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SMALL AND MEDIUM-SIZE ENTERPRISES


policy is often of interest to SMEs as are ancillary services, such as VAT reclaim and staff welfare benefits, including access to our leisure travel service expertise,” says Norad’s Bob Govan.


What many SMEs are looking for from


TMCs is 24-hour support, meaning that the PA/travel booker no longer has to be constantly available and at the beck and call of the company’s travellers.


“Quite often, an SME won’t have a policy so we take responsibility designing that with them”


“Quite often, an SME won’t have a policy


so we take responsibility designing that with them,” points out Corporate Traveller’s Andy Hegley.


“Our 24-hour service comes into play in


the level of support we give to the traveller,” says Capita’s Banks. “It is there to ensure the traveller doesn’t feel isolated. ”


Clarity’s Sarah Smith says 24/7 service is


one of the big three requirements of SMEs, along with data and cost savings. Hegley agrees: “If someone is stuck overseas at two in the morning, we can change things for them very quickly on the phone. Giving smaller businesses peace of mind is very valuable to them,” he says. Roe adds: “If there is anything we can


learn from the small business market it is, keep it simple. Business travel can get complicated, so we need to simplify it to be successful in that segment of the market.”


Gauging the gig economy


A RECENT REPORT for the Department for Business, Energy and Industrial Strategy estimated that 4.4 per cent of the UK population – some 2.8 million people – had worked in the so- called “gig economy” in the last 12 months. It defined the gig economy as “involving the exchange of labour for money between individuals or companies via digital platforms that actively facilitate matching between providers and customers, on a short-term and payment-by-task basis”.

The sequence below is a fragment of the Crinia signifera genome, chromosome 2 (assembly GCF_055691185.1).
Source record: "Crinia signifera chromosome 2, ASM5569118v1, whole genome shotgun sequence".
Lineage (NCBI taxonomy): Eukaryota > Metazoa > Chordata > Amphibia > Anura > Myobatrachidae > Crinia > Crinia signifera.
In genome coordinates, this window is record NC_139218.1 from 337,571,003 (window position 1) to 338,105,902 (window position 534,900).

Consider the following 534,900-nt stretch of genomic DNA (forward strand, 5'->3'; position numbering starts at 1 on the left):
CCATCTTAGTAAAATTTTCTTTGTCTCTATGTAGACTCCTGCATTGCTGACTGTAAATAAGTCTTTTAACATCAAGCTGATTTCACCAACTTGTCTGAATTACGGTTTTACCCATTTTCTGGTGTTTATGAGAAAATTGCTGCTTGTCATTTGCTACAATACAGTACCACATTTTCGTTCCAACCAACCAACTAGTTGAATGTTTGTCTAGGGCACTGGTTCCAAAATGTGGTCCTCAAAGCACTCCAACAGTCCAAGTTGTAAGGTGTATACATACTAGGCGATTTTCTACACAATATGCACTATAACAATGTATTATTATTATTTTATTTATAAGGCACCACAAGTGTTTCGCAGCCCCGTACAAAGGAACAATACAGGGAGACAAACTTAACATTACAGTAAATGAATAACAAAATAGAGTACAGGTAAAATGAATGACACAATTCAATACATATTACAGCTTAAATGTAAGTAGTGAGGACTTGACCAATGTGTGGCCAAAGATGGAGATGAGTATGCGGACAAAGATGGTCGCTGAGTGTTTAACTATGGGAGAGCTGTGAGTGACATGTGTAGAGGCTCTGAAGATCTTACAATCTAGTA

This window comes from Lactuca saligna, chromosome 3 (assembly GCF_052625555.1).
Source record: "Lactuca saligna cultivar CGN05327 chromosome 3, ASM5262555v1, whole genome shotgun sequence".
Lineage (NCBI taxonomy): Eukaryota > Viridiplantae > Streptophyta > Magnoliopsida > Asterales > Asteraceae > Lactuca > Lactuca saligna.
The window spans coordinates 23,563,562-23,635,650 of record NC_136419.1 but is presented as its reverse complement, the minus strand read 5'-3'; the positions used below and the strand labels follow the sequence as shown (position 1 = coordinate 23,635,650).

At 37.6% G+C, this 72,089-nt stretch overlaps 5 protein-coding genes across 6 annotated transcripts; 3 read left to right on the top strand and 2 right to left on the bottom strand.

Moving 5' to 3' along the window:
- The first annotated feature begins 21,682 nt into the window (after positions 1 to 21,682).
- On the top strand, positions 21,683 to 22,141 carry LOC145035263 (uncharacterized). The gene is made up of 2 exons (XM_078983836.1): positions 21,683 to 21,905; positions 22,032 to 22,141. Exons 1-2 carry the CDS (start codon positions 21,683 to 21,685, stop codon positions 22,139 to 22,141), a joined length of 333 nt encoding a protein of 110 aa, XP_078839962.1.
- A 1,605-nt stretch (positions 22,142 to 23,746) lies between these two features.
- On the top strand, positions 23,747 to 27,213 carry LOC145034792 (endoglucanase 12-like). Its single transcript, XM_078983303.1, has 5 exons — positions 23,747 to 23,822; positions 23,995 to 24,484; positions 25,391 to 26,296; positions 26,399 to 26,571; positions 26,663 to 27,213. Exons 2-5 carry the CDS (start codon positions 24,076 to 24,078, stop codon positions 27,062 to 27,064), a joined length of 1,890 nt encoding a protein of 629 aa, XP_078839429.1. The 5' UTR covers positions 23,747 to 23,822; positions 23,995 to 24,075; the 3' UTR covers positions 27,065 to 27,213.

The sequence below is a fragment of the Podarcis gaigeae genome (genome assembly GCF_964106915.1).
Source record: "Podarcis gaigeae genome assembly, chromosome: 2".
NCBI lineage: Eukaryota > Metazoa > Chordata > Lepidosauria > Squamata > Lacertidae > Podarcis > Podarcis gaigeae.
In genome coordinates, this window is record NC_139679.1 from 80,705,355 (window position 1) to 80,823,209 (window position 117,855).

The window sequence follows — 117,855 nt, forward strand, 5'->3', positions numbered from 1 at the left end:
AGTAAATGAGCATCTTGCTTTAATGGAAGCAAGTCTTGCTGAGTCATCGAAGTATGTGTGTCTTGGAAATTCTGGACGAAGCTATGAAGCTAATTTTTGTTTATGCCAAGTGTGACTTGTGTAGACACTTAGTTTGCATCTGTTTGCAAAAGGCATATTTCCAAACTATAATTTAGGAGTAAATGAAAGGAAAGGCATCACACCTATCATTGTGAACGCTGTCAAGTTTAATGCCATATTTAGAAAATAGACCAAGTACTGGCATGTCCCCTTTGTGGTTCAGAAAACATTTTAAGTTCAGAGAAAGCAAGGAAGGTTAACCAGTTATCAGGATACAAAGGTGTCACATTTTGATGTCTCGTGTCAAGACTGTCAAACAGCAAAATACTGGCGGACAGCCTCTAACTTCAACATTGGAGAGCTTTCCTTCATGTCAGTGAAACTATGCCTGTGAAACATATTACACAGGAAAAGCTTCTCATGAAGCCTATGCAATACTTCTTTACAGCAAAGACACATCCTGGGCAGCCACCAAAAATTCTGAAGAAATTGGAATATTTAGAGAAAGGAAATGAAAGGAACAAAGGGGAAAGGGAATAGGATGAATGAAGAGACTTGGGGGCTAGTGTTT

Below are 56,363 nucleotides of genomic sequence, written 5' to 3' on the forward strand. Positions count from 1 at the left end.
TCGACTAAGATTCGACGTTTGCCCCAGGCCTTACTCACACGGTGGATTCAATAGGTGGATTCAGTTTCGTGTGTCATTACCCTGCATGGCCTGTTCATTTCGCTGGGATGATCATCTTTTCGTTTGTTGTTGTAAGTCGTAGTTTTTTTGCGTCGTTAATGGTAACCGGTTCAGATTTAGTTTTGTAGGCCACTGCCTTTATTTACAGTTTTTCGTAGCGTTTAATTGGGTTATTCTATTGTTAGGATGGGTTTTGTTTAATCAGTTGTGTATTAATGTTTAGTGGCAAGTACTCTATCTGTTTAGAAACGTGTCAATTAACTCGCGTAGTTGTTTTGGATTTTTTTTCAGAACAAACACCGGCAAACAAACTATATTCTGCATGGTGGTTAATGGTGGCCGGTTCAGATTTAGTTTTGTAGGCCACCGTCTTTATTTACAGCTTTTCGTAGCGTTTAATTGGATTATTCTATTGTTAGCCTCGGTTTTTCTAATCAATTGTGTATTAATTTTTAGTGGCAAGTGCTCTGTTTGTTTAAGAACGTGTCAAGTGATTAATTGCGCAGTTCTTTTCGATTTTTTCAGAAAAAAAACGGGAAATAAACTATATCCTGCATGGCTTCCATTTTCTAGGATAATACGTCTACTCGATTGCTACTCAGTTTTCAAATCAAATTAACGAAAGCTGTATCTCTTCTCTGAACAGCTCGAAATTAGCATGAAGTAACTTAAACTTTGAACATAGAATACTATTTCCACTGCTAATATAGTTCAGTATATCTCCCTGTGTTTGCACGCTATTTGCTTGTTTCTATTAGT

The gig economy is perhaps best characterised by companies such as Uber and Deliveroo whose drivers are paid for each job they do and are flexible about when they work, although on the understanding that they get no employee safety net that a traditional company would provide. Most of the companies in the gig economy are involved in “last- mile” operations, delivering food from restaurants or parcels from businesses, within local areas. While the majority of these workers will never travel on business,


BUYINGBUSINESSTRAVEL.COM


collectively they may represent an opportunity for TMCs as their rights become more recognised and their “employee” status enhanced. Uber, for example, has more than 40,000 drivers in the UK. In May it announced it would provide a range of insurance coverage for its European drivers, including sickness, following its defeat last November at an Employment Appeal Tribunal, which found drivers are not self-employed. Jill Palmer, chief executive,


Click Travel, says because these types of organisations are “forward-thinking companies that use cutting- edge technology to disrupt the status quo”, they would be more likely to embrace “app-driven applications that offer an innovative, ultra-efficient, cost-saving solution”. Palmer adds that Click’s own “travel.cloud” tool is designed for the individual business user: “It sits neatly within the gig economy bracket,” she says.


BBT July/August 2018 57


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